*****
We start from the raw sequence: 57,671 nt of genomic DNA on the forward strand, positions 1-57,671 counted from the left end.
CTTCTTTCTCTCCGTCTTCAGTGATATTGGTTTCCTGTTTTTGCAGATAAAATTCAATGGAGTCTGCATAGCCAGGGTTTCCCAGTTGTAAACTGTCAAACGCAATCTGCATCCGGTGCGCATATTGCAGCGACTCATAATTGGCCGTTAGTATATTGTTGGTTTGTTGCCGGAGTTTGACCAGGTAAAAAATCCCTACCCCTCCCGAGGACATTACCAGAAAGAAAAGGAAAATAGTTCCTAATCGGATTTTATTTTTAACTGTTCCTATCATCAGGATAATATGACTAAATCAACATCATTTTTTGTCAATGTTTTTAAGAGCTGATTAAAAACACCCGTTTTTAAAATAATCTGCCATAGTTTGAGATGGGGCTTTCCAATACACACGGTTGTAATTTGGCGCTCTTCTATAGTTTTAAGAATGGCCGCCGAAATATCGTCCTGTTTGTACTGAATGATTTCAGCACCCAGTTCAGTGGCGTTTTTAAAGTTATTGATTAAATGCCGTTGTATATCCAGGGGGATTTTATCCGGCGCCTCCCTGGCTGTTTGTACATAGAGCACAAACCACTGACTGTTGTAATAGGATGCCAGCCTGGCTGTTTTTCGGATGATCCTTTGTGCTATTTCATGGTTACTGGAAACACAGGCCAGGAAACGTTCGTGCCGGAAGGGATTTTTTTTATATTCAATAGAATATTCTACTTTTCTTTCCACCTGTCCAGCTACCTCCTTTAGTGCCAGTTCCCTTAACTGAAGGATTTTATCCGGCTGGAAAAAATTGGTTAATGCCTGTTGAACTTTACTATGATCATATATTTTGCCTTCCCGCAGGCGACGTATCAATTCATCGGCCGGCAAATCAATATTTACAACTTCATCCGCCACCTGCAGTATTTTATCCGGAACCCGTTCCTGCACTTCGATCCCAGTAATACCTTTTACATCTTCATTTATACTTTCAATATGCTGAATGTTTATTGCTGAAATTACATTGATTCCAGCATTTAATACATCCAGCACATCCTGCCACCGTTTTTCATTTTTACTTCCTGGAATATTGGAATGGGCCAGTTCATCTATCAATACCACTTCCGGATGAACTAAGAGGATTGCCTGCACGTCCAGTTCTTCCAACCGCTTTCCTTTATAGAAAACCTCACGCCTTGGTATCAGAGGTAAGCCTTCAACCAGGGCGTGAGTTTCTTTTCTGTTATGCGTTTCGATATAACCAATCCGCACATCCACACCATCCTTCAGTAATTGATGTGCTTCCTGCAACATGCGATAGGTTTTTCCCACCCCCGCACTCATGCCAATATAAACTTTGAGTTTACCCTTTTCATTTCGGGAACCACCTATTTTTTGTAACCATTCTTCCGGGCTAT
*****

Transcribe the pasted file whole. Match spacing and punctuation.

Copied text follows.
We start from the raw sequence: 57,671 nt of genomic DNA on the forward strand, positions 1-57,671 counted from the left end.
CTTCTTTCTCTCCGTCTTCAGTGATATTGGTTTCCTGTTTTTGCAGATAAAATTCAATGGAGTCTGCATAGCCAGGGTTTCCCAGTTGTAAACTGTCAAACGCAATCTGCATCCGGTGCGCATATTGCAGCGACTCATAATTGGCCGTTAGTATATTGTTGGTTTGTTGCCGGAGTTTGACCAGGTAAAAAATCCCTACCCCTCCCGAGGACATTACCAGAAAGAAAAGGAAAATAGTTCCTAATCGGATTTTATTTTTAACTGTTCCTATCATCAGGATAATATGACTAAATCAACATCATTTTTTGTCAATGTTTTTAAGAGCTGATTAAAAACACCCGTTTTTAAAATAATCTGCCATAGTTTGAGATGGGGCTTTCCAATACACACGGTTGTAATTTGGCGCTCTTCTATAGTTTTAAGAATGGCCGCCGAAATATCGTCCTGTTTGTACTGAATGATTTCAGCACCCAGTTCAGTGGCGTTTTTAAAGTTATTGATTAAATGCCGTTGTATATCCAGGGGGATTTTATCCGGCGCCTCCCTGGCTGTTTGTACATAGAGCACAAACCACTGACTGTTGTAATAGGATGCCAGCCTGGCTGTTTTTCGGATGATCCTTTGTGCTATTTCATGGTTACTGGAAACACAGGCCAGGAAACGTTCGTGCCGGAAGGGATTTTTTTTATATTCAATAGAATATTCTACTTTTCTTTCCACCTGTCCAGCTACCTCCTTTAGTGCCAGTTCCCTTAACTGAAGGATTTTATCCGGCTGGAAAAAATTGGTTAATGCCTGTTGAACTTTACTATGATCATATATTTTGCCTTCCCGCAGGCGACGTATCAATTCATCGGCCGGCAAATCAATATTTACAACTTCATCCGCCACCTGCAGTATTTTATCCGGAACCCGTTCCTGCACTTCGATCCCAGTAATACCTTTTACATCTTCATTTATACTTTCAATATGCTGAATGTTTATTGCTGAAATTACATTGATTCCAGCATTTAATACATCCAGCACATCCTGCCACCGTTTTTCATTTTTACTTCCTGGAATATTGGAATGGGCCAGTTCATCTATCAATACCACTTCCGGATGAACTAAGAGGATTGCCTGCACGTCCAGTTCTTCCAACCGCTTTCCTTTATAGAAAACCTCACGCCTTGGTATCAGAGGTAAGCCTTCAACCAGGGCGTGAGTTTCTTTTCTGTTATGCGTTTCGATATAACCAATCCGCACATCCACACCATCCTTCAGTAATTGATGTGCTTCCTGCAACATGCGATAGGTTTTTCCCACCCCCGCACTCATGCCAATATAAACTTTGAGTTTACCCTTTTCATTTCGGGAACCACCTATTTTTTGTAACCATTCTTCCGGGCTAT